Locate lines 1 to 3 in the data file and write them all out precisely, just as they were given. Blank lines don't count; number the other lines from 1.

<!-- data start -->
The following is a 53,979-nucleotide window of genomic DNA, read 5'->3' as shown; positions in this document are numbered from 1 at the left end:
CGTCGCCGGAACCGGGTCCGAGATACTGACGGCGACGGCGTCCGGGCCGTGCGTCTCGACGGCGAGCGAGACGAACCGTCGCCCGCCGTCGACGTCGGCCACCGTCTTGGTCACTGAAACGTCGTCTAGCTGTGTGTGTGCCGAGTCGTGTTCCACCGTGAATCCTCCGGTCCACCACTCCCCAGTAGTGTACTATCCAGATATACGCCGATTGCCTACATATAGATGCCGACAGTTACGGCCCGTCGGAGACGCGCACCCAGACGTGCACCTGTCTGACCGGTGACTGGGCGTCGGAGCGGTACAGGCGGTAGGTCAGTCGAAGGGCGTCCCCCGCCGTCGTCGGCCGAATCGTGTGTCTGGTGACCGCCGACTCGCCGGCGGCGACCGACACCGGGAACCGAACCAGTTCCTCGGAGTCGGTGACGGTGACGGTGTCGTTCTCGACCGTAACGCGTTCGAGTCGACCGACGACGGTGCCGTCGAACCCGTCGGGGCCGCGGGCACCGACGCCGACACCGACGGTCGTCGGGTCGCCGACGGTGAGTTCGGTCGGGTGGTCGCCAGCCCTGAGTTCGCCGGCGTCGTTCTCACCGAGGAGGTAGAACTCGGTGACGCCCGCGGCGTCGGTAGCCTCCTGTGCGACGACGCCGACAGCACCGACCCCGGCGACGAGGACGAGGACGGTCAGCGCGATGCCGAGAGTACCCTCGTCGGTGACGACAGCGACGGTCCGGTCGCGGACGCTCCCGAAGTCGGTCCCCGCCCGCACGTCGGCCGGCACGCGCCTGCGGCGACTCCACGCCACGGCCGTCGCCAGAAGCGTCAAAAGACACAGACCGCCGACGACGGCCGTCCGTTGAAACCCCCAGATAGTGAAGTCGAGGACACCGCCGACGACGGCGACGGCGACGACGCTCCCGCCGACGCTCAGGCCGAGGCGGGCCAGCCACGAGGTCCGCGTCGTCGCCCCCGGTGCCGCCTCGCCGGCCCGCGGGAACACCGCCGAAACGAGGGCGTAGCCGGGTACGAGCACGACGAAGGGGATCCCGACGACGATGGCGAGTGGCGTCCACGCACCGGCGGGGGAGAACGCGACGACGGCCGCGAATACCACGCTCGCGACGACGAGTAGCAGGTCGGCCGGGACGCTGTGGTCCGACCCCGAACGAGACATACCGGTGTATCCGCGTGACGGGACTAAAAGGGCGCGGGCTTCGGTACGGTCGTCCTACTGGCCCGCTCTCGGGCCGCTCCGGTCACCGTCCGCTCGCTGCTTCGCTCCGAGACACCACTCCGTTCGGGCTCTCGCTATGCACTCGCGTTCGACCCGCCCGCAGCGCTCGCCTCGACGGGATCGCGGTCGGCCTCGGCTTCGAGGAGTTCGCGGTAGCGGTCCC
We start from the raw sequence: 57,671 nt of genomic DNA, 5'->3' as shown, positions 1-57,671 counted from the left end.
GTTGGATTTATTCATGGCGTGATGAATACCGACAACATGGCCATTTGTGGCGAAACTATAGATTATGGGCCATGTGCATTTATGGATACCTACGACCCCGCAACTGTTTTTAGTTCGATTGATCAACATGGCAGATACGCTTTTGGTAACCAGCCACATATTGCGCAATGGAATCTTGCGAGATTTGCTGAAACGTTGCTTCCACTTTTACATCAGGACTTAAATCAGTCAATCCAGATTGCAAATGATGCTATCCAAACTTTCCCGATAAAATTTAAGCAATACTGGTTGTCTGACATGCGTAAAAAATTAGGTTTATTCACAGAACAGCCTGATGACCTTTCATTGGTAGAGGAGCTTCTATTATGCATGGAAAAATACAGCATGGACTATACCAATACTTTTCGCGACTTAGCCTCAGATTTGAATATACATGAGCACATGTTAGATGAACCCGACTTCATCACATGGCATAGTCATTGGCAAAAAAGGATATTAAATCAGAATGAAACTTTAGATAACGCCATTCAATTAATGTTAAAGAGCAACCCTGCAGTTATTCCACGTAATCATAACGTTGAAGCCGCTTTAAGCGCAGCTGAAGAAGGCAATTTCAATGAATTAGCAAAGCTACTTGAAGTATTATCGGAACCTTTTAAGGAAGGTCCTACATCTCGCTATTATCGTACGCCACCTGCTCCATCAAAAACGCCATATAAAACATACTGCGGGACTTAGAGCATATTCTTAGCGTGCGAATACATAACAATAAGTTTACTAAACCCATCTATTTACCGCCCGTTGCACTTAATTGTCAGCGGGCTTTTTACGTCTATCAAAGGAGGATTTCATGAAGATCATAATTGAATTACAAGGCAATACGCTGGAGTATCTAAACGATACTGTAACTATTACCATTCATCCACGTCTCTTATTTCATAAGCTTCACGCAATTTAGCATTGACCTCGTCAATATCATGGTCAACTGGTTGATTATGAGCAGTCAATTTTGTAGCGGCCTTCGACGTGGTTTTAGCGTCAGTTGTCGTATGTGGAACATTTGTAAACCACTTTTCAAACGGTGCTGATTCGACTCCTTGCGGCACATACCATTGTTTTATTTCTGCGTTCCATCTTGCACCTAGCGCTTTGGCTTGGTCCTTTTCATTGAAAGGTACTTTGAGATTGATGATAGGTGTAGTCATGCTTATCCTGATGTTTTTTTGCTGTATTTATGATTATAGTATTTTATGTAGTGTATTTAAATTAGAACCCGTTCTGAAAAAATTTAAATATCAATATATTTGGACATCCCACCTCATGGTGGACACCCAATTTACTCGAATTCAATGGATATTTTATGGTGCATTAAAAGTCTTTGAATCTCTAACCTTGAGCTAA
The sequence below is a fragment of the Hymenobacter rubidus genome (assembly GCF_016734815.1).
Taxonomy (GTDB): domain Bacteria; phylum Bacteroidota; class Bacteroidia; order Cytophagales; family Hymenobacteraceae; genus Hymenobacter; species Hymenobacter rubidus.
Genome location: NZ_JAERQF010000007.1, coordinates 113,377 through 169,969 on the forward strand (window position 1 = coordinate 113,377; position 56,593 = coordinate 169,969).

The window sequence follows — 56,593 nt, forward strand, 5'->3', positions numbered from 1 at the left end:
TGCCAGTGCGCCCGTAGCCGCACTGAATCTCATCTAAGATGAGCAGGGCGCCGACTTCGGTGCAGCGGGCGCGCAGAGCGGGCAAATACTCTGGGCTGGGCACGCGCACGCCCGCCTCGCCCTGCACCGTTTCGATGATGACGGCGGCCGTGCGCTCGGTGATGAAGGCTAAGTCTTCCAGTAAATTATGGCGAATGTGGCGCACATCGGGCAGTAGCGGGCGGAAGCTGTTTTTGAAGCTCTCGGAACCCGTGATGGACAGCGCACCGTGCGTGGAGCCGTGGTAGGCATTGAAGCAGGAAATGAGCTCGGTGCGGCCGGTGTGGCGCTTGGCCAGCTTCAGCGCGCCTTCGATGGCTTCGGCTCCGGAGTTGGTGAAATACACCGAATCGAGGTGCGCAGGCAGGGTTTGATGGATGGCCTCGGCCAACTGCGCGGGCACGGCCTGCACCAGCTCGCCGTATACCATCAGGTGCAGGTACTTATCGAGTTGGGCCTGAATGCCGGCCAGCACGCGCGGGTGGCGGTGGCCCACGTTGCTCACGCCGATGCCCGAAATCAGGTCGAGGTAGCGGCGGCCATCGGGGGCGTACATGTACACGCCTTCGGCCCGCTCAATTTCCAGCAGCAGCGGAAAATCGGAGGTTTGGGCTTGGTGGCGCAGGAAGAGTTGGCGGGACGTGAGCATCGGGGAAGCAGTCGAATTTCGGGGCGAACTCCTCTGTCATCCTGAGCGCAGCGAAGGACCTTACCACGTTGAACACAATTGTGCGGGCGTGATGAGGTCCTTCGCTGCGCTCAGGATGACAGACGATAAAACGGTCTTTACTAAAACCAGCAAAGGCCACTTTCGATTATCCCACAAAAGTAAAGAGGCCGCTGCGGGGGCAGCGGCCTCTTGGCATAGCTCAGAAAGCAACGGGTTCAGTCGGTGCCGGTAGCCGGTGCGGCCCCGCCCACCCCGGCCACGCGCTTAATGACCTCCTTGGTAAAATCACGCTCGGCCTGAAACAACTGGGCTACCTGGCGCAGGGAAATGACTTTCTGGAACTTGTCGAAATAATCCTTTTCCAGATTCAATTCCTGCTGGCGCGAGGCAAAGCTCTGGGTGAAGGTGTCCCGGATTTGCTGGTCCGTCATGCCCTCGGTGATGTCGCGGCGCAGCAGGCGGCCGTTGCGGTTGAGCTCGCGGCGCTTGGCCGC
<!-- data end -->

The following is a 53,979-nucleotide window of genomic DNA, read 5'->3' as shown; positions in this document are numbered from 1 at the left end:
CGTCGCCGGAACCGGGTCCGAGATACTGACGGCGACGGCGTCCGGGCCGTGCGTCTCGACGGCGAGCGAGACGAACCGTCGCCCGCCGTCGACGTCGGCCACCGTCTTGGTCACTGAAACGTCGTCTAGCTGTGTGTGTGCCGAGTCGTGTTCCACCGTGAATCCTCCGGTCCACCACTCCCCAGTAGTGTACTATCCAGATATACGCCGATTGCCTACATATAGATGCCGACAGTTACGGCCCGTCGGAGACGCGCACCCAGACGTGCACCTGTCTGACCGGTGACTGGGCGTCGGAGCGGTACAGGCGGTAGGTCAGTCGAAGGGCGTCCCCCGCCGTCGTCGGCCGAATCGTGTGTCTGGTGACCGCCGACTCGCCGGCGGCGACCGACACCGGGAACCGAACCAGTTCCTCGGAGTCGGTGACGGTGACGGTGTCGTTCTCGACCGTAACGCGTTCGAGTCGACCGACGACGGTGCCGTCGAACCCGTCGGGGCCGCGGGCACCGACGCCGACACCGACGGTCGTCGGGTCGCCGACGGTGAGTTCGGTCGGGTGGTCGCCAGCCCTGAGTTCGCCGGCGTCGTTCTCACCGAGGAGGTAGAACTCGGTGACGCCCGCGGCGTCGGTAGCCTCCTGTGCGACGACGCCGACAGCACCGACCCCGGCGACGAGGACGAGGACGGTCAGCGCGATGCCGAGAGTACCCTCGTCGGTGACGACAGCGACGGTCCGGTCGCGGACGCTCCCGAAGTCGGTCCCCGCCCGCACGTCGGCCGGCACGCGCCTGCGGCGACTCCACGCCACGGCCGTCGCCAGAAGCGTCAAAAGACACAGACCGCCGACGACGGCCGTCCGTTGAAACCCCCAGATAGTGAAGTCGAGGACACCGCCGACGACGGCGACGGCGACGACGCTCCCGCCGACGCTCAGGCCGAGGCGGGCCAGCCACGAGGTCCGCGTCGTCGCCCCCGGTGCCGCCTCGCCGGCCCGCGGGAACACCGCCGAAACGAGGGCGTAGCCGGGTACGAGCACGACGAAGGGGATCCCGACGACGATGGCGAGTGGCGTCCACGCACCGGCGGGGGAGAACGCGACGACGGCCGCGAATACCACGCTCGCGACGACGAGTAGCAGGTCGGCCGGGACGCTGTGGTCCGACCCCGAACGAGACATACCGGTGTATCCGCGTGACGGGACTAAAAGGGCGCGGGCTTCGGTACGGTCGTCCTACTGGCCCGCTCTCGGGCCGCTCCGGTCACCGTCCGCTCGCTGCTTCGCTCCGAGACACCACTCCGTTCGGGCTCTCGCTATGCACTCGCGTTCGACCCGCCCGCAGCGCTCGCCTCGACGGGATCGCGGTCGGCCTCGGCTTCGAGGAGTTCGCGGTAGCGGTCCC
We start from the raw sequence: 57,671 nt of genomic DNA, 5'->3' as shown, positions 1-57,671 counted from the left end.